How to Screen-Print
Why let T-shirts have all the fun? Screen-printing is easy, cheap, and fun-so break out those tea towels, totes, and tablecloths! Our step-by-step guide will make you a believer.
Everything In This Slideshow
1 of 13
I Screen, You Screen
Can't get enough of your favorite screen-printed concert T? Here's a new idea to love: Extend the look to your surroundings. This simple at-home technique will have you screen-printing totes, pillows, and other home decor in no time. And it won't hurt your wallet, either.
2 of 13
Surprise budding cooks in your family with a completely unique screen-printed apron. Use your child's favorite motif -- here, we opted for butterflies -- or decorate with cute fruits and veggies. (Adult-size aprons make wonderful gifts for grown-up foodies, too.)
3 of 13
4 of 13
Screen Printing: Materials
Ready to get started? First, make sure you have all the necessary materials.
What You'll Need
-- Sheer fabric (1 yard)
-- Wooden picture frame
-- Mod Podge
-- Item to be screen-printed
-- Fabric ink (about 4 ounces)
Before you break out the paint, you'll need to stretch a fabric screen. Keep clicking to learn how.
5 of 13
Screen Printing: Step 1
Lay a piece of lightweight tulle or nylon-blend fabric (never silk) flat on your work surface. Center a wood frame a little bigger than your design on top. Cut the fabric so you have several additional inches on all sides of the frame. Pull one side of the fabric over the frame's edge and apply Mod Podge with a paintbrush. Be careful not to drip Mod Podge onto the center of the screen where your design will go. Press the fabric to the frame and let dry five minutes.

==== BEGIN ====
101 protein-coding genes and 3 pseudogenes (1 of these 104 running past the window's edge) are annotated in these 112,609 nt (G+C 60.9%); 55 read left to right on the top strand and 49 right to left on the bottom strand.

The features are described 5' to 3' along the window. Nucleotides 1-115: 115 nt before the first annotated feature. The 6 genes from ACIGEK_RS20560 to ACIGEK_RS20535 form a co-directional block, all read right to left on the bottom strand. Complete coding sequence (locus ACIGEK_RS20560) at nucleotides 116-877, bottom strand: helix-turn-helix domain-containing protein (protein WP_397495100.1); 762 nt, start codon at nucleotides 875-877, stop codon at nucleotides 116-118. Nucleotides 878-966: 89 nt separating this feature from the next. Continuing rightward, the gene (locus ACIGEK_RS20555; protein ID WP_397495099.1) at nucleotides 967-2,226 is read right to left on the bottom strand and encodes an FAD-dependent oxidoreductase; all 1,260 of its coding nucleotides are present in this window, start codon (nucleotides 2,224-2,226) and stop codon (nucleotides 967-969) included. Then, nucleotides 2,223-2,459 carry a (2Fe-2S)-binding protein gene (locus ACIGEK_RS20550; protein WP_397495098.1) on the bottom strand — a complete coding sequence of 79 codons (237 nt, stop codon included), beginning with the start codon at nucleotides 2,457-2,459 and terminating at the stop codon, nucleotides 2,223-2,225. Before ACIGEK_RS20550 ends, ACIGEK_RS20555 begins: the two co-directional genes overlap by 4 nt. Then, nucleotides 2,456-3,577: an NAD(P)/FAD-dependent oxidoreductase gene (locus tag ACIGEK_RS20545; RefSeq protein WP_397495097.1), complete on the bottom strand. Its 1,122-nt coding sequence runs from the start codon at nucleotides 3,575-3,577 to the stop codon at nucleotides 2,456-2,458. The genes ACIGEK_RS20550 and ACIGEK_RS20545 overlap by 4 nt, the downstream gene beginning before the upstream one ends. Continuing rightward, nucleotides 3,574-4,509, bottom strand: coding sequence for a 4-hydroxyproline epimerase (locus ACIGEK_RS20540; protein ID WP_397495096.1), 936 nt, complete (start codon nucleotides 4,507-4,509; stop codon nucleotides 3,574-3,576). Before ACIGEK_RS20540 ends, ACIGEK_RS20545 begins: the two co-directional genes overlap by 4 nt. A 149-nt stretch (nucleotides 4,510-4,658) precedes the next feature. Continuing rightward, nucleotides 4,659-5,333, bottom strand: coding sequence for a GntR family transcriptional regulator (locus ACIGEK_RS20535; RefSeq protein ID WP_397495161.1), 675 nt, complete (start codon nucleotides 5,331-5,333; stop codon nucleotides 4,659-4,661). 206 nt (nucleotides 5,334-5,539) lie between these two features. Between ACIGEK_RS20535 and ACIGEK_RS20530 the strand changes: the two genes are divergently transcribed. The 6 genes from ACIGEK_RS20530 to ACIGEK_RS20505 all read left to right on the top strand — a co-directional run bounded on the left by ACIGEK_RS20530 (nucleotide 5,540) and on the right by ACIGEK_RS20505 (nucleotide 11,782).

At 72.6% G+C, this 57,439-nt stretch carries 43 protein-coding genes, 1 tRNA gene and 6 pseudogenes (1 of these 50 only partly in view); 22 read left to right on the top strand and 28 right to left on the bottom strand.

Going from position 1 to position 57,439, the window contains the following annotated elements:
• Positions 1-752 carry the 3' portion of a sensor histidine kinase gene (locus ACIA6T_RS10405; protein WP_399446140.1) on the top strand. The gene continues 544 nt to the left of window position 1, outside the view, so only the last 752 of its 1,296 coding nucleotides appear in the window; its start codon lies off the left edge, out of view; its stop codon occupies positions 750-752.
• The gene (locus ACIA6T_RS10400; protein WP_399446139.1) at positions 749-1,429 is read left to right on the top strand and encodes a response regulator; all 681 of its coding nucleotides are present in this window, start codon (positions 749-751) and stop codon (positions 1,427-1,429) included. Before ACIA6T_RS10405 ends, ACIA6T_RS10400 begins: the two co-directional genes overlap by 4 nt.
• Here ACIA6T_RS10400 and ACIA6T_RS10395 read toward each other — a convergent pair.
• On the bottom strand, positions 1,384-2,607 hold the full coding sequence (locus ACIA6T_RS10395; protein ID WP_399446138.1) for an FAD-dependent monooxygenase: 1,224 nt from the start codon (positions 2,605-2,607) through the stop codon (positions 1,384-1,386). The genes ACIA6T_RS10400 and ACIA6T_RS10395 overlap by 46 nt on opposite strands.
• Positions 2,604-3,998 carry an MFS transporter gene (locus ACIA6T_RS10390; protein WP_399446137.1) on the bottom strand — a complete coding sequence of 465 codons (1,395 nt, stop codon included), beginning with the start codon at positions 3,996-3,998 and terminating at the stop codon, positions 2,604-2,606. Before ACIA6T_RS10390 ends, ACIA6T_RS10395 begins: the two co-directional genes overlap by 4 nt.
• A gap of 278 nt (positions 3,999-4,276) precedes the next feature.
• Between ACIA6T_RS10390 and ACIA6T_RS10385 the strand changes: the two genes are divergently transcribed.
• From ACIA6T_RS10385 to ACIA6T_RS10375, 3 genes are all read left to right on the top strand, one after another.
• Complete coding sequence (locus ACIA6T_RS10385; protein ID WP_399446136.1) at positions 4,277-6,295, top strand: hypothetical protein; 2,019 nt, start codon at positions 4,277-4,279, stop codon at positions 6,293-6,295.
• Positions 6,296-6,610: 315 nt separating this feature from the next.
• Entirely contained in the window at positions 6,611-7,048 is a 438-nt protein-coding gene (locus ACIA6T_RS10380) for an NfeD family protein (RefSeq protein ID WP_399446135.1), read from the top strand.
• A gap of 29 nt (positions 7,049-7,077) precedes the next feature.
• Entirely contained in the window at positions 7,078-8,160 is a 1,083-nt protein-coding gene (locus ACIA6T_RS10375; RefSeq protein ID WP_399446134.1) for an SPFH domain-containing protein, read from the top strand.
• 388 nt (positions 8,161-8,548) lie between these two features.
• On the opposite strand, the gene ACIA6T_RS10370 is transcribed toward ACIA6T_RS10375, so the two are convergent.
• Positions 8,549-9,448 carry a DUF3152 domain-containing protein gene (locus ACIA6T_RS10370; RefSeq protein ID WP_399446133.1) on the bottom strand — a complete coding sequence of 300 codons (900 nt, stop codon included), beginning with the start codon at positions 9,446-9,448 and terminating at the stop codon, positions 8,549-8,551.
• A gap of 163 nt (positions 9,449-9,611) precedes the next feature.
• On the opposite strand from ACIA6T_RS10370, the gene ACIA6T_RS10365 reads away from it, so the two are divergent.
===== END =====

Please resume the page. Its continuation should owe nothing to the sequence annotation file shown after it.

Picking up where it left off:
Pull fabric tightly on the side opposite the glued edge. Apply Mod Podge to hold in place; let dry. Repeat the technique on the two remaining sides. The goal is to stretch the screen tight like a drum. When dry, trim the excess fabric.
6 of 13
Screen Printing: Step 2
Flip the frame over so the screen faces up. Apply glue to the edges of the frame and to 1-1/2 to 2 inches of the actual screen to seal the edges and stop ink from leaking out. Let dry thoroughly.
7 of 13
Screen Printing: Step 3
Create a design by printing clip art or by drawing a simple doodle on paper. Set the design on your work surface and position the screen facedown on top. Lightly trace the design using a soft lead pencil (you don't want to rip the fabric).
DIY TIP: Don't worry if you're printing words and they appear backward when you look at the screen faceup; they'll read correctly when you're done.
8 of 13
Screen Printing: Step 4
Flip the frame over so the screen is facing up. Brush Mod Podge onto the areas of your design that you don't want to be printed. Let dry. Check for small holes by holding the screen up to the light. Any place where light shines through will be printed. Smear on more Mod Podge if needed.
9 of 13
Screen Printing: Step 5
Place the item to be screen-printed on a level work surface and smooth or iron out wrinkles. Position the frame facedown on top of the item. Pour ink along the upper side of the screen above the pattern.
10 of 13
Screen Printing: Step 6
Pull the ink down the screen with a squeegee held at a 45-degree angle. Lift the screen and let the ink dry. Gently rinse the screen with tap water. Do not use soap or scrubbing tools. Let the screen air-dry so you can reuse it.
11 of 13
With screen-printing, the possibilities for customization are limited only by your creativity. Aprons, tea towels, bags, clothing, home decor -- even paper crafts -- are all perfect vehicles for your screen-printed designs.
12 of 13
Look for items with large blank spaces next time you hit up your favorite stores. You can usually score solid-color shirts, bags, napkins, tablecloths, and other accessories on the clearance rack. Once you have basic screen-printing supplies on hand, it will be a snap to whip up new projects in no time -- and for very little cash.